Harvey v. Burton
OPINION and ORDER re 1 Petition for Writ of Habeas Corpus and Denying a Certificate of Appealability - Signed by District Judge Nancy G. Edmunds. (LBar)
UNITED STATES DISTRICT COURT
EASTERN DISTRICT OF MICHIGAN
DAMONTAY HARVEY, #894692,
CASE NO. 2:17-CV-13498
HONORABLE NANCY G. EDMUNDS
OPINION AND ORDER DISMISSING THE PETITION FOR A WRIT OF
HABEAS CORPUS AND DENYING A CERTIFICATE OF APPEALABILITY
The Court has before it Michigan prisoner Damontay Harvey’s pro se petition for a
writ of habeas corpus filed pursuant to 28 U.S.C. § 2254. Petitioner did not pay the
required $5.00 filing fee when he instituted this action, nor did he submit an application to
proceed in forma pauperis. See 28 U.S.C. § 1914(a); 28 U.S.C. § 1915; Rule 3 of the
Rules Governing § 2254 Cases. The Court, therefore, issued a deficiency order on
October 31, 2017 requiring Petitioner to either pay the filing fee or submit a properly
completed in forma pauperis application. The order provided that if he did not do so within
21 days, his case would be dismissed. The time for submitting the filing fee or required
information has elapsed and Petitioner has failed to correct the deficiency.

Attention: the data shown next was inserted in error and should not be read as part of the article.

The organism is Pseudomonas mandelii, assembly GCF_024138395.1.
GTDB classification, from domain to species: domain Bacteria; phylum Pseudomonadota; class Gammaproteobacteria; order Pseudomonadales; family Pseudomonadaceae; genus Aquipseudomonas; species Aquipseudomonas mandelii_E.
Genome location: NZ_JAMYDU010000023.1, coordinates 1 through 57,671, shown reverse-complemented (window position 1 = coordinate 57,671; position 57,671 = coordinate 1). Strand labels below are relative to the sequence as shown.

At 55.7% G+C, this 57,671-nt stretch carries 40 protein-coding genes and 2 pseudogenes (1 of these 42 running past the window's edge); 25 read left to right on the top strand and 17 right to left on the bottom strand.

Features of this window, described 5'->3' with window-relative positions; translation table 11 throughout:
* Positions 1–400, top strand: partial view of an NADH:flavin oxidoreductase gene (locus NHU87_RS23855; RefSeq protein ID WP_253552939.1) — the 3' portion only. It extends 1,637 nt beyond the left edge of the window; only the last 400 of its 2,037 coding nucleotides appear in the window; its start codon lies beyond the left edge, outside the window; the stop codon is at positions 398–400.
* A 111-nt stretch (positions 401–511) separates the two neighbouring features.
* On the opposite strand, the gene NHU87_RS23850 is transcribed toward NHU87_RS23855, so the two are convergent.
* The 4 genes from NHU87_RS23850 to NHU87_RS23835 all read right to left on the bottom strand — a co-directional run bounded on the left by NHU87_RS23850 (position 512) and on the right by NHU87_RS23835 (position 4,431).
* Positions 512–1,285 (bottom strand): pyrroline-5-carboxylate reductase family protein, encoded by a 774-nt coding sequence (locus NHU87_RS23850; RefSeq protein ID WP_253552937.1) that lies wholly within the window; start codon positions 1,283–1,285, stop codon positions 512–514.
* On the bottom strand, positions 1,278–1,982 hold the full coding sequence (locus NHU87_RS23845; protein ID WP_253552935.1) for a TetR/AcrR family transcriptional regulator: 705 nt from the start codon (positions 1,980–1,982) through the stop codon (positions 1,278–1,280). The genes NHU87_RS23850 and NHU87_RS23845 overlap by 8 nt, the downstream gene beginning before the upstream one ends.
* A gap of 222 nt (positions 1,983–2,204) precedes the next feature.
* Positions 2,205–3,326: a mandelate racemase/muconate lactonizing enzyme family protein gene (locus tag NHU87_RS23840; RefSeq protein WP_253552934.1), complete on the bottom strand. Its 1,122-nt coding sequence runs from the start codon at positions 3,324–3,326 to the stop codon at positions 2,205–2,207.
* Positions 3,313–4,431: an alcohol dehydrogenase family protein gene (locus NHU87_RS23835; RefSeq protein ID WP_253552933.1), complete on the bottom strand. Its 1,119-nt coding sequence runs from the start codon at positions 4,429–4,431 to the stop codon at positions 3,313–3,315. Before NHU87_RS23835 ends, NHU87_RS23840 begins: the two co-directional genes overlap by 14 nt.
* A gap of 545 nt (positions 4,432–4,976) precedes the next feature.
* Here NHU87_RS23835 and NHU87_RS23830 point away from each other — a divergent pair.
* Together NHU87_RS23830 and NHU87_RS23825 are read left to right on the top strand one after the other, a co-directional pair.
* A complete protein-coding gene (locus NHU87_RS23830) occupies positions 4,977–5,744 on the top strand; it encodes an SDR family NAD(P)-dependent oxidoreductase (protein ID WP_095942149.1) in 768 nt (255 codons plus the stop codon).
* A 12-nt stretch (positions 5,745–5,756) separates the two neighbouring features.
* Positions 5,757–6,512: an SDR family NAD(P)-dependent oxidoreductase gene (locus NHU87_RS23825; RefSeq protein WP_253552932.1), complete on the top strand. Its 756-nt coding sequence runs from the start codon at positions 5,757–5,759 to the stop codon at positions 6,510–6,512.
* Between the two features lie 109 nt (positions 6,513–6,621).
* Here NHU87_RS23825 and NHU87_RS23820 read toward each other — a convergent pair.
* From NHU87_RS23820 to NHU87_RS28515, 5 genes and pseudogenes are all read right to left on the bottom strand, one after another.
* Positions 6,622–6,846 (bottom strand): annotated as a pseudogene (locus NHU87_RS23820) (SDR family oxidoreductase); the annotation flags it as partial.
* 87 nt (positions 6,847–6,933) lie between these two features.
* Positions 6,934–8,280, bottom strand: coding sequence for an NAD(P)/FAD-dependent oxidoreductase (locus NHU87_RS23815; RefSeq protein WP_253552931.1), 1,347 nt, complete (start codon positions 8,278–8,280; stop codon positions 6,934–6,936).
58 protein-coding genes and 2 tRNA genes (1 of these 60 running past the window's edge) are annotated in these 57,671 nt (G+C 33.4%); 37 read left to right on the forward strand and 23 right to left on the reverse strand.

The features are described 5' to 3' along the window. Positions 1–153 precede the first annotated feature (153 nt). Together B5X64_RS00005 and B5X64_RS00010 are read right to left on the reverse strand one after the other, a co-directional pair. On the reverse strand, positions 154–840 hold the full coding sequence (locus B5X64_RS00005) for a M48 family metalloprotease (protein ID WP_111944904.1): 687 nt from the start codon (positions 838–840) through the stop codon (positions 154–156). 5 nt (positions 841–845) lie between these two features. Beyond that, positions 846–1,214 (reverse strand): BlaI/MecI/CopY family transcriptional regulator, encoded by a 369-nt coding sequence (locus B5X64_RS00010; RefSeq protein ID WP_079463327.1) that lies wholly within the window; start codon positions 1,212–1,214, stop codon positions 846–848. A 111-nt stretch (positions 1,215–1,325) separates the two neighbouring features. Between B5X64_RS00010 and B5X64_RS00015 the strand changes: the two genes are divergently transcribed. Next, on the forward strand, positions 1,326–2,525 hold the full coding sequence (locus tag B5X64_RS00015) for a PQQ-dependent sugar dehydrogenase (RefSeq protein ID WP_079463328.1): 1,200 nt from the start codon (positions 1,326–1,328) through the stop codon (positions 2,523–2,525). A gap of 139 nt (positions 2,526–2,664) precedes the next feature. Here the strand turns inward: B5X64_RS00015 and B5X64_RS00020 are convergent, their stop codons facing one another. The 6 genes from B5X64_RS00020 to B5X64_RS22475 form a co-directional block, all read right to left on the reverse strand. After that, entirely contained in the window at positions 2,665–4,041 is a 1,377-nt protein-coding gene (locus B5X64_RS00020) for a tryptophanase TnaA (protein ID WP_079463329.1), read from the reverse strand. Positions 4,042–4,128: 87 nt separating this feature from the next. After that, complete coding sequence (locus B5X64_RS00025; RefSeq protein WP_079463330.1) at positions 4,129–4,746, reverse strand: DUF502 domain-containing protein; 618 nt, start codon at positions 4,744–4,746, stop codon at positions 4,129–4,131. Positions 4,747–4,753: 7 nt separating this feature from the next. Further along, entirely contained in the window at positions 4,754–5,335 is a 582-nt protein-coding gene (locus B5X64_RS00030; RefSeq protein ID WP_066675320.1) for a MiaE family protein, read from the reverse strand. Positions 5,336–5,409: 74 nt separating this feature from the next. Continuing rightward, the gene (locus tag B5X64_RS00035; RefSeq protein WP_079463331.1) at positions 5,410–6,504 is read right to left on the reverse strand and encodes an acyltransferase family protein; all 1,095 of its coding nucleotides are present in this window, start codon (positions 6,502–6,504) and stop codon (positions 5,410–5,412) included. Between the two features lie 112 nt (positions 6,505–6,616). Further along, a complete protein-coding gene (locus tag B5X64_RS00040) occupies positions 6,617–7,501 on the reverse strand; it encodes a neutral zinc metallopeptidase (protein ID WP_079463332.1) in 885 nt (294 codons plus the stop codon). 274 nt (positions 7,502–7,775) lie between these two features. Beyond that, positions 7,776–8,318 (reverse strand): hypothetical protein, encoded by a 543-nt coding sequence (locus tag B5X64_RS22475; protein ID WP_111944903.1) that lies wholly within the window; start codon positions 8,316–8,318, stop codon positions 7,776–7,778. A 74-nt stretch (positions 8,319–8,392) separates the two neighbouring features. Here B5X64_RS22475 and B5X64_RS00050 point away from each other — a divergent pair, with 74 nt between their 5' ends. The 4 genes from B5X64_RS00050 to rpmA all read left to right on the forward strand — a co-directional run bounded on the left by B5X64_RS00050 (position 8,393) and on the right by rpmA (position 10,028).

Accordingly, the Court DISMISSES WITHOUT PREJUDICE the petition for a writ
of habeas corpus. The Court makes no determination as to the merits of the petition. This
case is CLOSED. Should Petitioner wish to seek federal habeas relief, he must file a new
habeas case with payment of the filing fee or an in forma pauperis application. This case
will not be reopened.
Before Petitioner may appeal the Court’s decision, a certificate of appealability must
issue. See 28 U.S.C. § 2253(c)(1)(a); Fed. R. App. P. 22(b). A certificate of appealability
may issue “only if the applicant has made a substantial showing of the denial of a
constitutional right.” 28 U.S.C. § 2253(c)(2). When a court denies relief on procedural
grounds without addressing the merits of a habeas petition, a certificate of appealability
should issue if it is shown that jurists of reason would find it debatable whether the
petitioner states a valid claim of the denial of a constitutional right and that jurists of reason
would find it debatable whether the court was correct in its procedural ruling. Slack v.
McDaniel, 529 U.S. 473, 484-85 (2000).
Reasonable jurists could not debate the
correctness of the Court’s procedural ruling. Accordingly, the Court DENIES a certificate
IT IS SO ORDERED.
s/ Nancy G. Edmunds__________________
NANCY G. EDMUNDS
UNITED STATES DISTRICT JUDGE
Dated: November 30, 2017
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